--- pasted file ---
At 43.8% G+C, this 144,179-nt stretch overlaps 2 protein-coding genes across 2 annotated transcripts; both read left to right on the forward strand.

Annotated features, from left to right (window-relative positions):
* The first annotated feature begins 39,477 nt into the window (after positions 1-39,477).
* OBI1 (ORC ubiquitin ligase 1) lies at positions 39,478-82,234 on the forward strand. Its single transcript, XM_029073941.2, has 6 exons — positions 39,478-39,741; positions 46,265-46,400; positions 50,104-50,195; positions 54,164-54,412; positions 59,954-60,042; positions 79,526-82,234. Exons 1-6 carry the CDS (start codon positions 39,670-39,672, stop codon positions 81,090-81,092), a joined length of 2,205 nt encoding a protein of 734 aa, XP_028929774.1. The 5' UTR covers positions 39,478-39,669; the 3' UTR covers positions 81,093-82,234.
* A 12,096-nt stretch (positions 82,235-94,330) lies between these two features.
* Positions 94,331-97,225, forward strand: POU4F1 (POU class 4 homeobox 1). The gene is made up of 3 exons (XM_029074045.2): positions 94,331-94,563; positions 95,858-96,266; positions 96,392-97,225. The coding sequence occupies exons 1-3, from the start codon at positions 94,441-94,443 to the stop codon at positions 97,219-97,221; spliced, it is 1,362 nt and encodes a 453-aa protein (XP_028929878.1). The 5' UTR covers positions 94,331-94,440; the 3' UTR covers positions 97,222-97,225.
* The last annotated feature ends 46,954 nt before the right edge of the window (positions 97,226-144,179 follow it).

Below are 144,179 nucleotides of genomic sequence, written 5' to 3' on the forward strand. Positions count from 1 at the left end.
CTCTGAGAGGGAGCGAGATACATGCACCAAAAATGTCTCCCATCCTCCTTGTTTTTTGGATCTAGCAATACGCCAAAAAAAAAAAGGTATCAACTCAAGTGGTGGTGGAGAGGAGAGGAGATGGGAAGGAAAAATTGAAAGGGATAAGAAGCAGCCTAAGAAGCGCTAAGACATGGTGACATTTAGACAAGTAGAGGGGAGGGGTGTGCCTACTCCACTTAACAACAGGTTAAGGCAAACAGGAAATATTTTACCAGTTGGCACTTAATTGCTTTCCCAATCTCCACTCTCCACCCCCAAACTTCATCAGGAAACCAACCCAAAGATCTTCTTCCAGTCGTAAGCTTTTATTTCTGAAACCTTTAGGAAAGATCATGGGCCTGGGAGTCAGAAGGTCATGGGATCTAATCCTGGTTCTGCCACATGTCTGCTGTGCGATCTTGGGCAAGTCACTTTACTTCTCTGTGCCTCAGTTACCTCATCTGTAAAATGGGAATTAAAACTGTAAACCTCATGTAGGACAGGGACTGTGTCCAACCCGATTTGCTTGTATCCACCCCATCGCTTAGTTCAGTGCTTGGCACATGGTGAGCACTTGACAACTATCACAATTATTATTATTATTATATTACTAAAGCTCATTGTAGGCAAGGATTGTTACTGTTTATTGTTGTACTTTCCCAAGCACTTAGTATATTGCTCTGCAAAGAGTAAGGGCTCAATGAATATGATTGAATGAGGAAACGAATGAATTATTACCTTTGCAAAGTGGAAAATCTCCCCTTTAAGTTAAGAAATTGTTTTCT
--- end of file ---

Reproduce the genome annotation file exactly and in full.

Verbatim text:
At 43.8% G+C, this 144,179-nt stretch overlaps 2 protein-coding genes across 2 annotated transcripts; both read left to right on the forward strand.

Annotated features, from left to right (window-relative positions):
* The first annotated feature begins 39,477 nt into the window (after positions 1-39,477).
* OBI1 (ORC ubiquitin ligase 1) lies at positions 39,478-82,234 on the forward strand. Its single transcript, XM_029073941.2, has 6 exons — positions 39,478-39,741; positions 46,265-46,400; positions 50,104-50,195; positions 54,164-54,412; positions 59,954-60,042; positions 79,526-82,234. Exons 1-6 carry the CDS (start codon positions 39,670-39,672, stop codon positions 81,090-81,092), a joined length of 2,205 nt encoding a protein of 734 aa, XP_028929774.1. The 5' UTR covers positions 39,478-39,669; the 3' UTR covers positions 81,093-82,234.
* A 12,096-nt stretch (positions 82,235-94,330) lies between these two features.
* Positions 94,331-97,225, forward strand: POU4F1 (POU class 4 homeobox 1). The gene is made up of 3 exons (XM_029074045.2): positions 94,331-94,563; positions 95,858-96,266; positions 96,392-97,225. The coding sequence occupies exons 1-3, from the start codon at positions 94,441-94,443 to the stop codon at positions 97,219-97,221; spliced, it is 1,362 nt and encodes a 453-aa protein (XP_028929878.1). The 5' UTR covers positions 94,331-94,440; the 3' UTR covers positions 97,222-97,225.
* The last annotated feature ends 46,954 nt before the right edge of the window (positions 97,226-144,179 follow it).

Below are 144,179 nucleotides of genomic sequence, written 5' to 3' on the forward strand. Positions count from 1 at the left end.
CTCTGAGAGGGAGCGAGATACATGCACCAAAAATGTCTCCCATCCTCCTTGTTTTTTGGATCTAGCAATACGCCAAAAAAAAAAAGGTATCAACTCAAGTGGTGGTGGAGAGGAGAGGAGATGGGAAGGAAAAATTGAAAGGGATAAGAAGCAGCCTAAGAAGCGCTAAGACATGGTGACATTTAGACAAGTAGAGGGGAGGGGTGTGCCTACTCCACTTAACAACAGGTTAAGGCAAACAGGAAATATTTTACCAGTTGGCACTTAATTGCTTTCCCAATCTCCACTCTCCACCCCCAAACTTCATCAGGAAACCAACCCAAAGATCTTCTTCCAGTCGTAAGCTTTTATTTCTGAAACCTTTAGGAAAGATCATGGGCCTGGGAGTCAGAAGGTCATGGGATCTAATCCTGGTTCTGCCACATGTCTGCTGTGCGATCTTGGGCAAGTCACTTTACTTCTCTGTGCCTCAGTTACCTCATCTGTAAAATGGGAATTAAAACTGTAAACCTCATGTAGGACAGGGACTGTGTCCAACCCGATTTGCTTGTATCCACCCCATCGCTTAGTTCAGTGCTTGGCACATGGTGAGCACTTGACAACTATCACAATTATTATTATTATTATATTACTAAAGCTCATTGTAGGCAAGGATTGTTACTGTTTATTGTTGTACTTTCCCAAGCACTTAGTATATTGCTCTGCAAAGAGTAAGGGCTCAATGAATATGATTGAATGAGGAAACGAATGAATTATTACCTTTGCAAAGTGGAAAATCTCCCCTTTAAGTTAAGAAATTGTTTTCT